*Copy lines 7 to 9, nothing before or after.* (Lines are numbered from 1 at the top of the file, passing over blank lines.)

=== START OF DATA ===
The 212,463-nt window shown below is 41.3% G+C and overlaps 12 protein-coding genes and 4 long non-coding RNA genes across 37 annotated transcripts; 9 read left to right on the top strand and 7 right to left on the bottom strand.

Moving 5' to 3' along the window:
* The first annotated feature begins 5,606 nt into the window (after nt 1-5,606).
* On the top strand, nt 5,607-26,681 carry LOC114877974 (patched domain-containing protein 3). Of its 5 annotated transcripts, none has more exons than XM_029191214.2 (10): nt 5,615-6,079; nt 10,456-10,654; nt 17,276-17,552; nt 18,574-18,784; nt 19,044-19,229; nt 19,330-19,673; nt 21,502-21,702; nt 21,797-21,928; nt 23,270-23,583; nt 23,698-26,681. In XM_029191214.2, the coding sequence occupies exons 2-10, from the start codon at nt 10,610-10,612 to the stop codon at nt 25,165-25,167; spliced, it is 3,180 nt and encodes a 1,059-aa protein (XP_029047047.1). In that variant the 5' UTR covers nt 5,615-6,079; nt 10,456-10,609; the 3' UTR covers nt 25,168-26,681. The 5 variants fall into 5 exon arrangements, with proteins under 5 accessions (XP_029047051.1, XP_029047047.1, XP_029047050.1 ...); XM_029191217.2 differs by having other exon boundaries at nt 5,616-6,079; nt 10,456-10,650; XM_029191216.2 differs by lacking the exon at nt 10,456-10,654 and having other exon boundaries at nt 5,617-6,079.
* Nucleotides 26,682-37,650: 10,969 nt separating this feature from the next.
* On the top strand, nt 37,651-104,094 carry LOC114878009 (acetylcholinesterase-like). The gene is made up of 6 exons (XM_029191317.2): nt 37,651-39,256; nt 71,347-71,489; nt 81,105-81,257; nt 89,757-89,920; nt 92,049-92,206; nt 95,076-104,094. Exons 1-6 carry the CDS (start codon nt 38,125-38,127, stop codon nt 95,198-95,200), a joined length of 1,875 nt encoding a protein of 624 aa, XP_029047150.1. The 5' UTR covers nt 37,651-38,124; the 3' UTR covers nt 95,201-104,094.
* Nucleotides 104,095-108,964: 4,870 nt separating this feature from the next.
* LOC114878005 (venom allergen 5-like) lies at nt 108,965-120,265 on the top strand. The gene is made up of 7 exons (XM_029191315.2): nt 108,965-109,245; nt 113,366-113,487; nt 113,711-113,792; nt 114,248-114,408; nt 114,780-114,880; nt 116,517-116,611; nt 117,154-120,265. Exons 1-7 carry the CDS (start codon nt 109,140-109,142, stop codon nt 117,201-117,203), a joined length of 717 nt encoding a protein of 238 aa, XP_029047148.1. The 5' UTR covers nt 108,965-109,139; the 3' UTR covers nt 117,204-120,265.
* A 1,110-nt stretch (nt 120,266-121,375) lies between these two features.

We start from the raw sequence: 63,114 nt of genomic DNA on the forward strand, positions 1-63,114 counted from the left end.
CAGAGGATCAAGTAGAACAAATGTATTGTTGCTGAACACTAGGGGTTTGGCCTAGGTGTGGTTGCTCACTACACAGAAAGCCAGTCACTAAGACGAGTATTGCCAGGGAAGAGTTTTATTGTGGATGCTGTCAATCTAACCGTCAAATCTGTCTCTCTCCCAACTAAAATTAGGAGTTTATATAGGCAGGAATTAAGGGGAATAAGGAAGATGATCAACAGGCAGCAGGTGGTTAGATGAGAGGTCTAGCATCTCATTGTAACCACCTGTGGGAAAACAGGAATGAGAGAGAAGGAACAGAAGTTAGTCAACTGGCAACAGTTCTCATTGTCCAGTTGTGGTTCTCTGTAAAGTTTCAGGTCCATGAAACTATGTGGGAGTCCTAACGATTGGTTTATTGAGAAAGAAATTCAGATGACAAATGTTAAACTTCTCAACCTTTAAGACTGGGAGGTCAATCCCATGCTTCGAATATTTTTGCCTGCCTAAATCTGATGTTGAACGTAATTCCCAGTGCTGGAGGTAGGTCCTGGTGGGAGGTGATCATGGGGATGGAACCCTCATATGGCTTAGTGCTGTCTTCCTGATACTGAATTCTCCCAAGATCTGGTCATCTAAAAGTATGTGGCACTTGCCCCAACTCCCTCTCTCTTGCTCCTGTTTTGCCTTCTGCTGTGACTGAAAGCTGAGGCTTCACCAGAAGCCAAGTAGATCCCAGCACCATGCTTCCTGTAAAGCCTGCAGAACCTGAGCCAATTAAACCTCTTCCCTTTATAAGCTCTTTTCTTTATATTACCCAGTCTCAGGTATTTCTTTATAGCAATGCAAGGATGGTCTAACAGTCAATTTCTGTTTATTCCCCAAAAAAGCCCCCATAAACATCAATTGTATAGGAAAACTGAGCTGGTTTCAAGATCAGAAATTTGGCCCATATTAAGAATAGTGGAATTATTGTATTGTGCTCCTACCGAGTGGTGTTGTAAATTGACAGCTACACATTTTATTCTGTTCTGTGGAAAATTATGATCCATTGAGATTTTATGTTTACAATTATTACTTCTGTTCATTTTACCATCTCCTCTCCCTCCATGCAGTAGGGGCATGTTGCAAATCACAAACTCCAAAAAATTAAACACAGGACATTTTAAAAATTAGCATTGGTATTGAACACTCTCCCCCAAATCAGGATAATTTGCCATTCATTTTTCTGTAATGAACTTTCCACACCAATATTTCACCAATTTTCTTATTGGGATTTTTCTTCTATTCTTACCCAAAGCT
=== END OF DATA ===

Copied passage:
* Nucleotides 104,095-108,964: 4,870 nt separating this feature from the next.
* LOC114878005 (venom allergen 5-like) lies at nt 108,965-120,265 on the top strand. The gene is made up of 7 exons (XM_029191315.2): nt 108,965-109,245; nt 113,366-113,487; nt 113,711-113,792; nt 114,248-114,408; nt 114,780-114,880; nt 116,517-116,611; nt 117,154-120,265. Exons 1-7 carry the CDS (start codon nt 109,140-109,142, stop codon nt 117,201-117,203), a joined length of 717 nt encoding a protein of 238 aa, XP_029047148.1. The 5' UTR covers nt 108,965-109,139; the 3' UTR covers nt 117,204-120,265.
* A 1,110-nt stretch (nt 120,266-121,375) lies between these two features.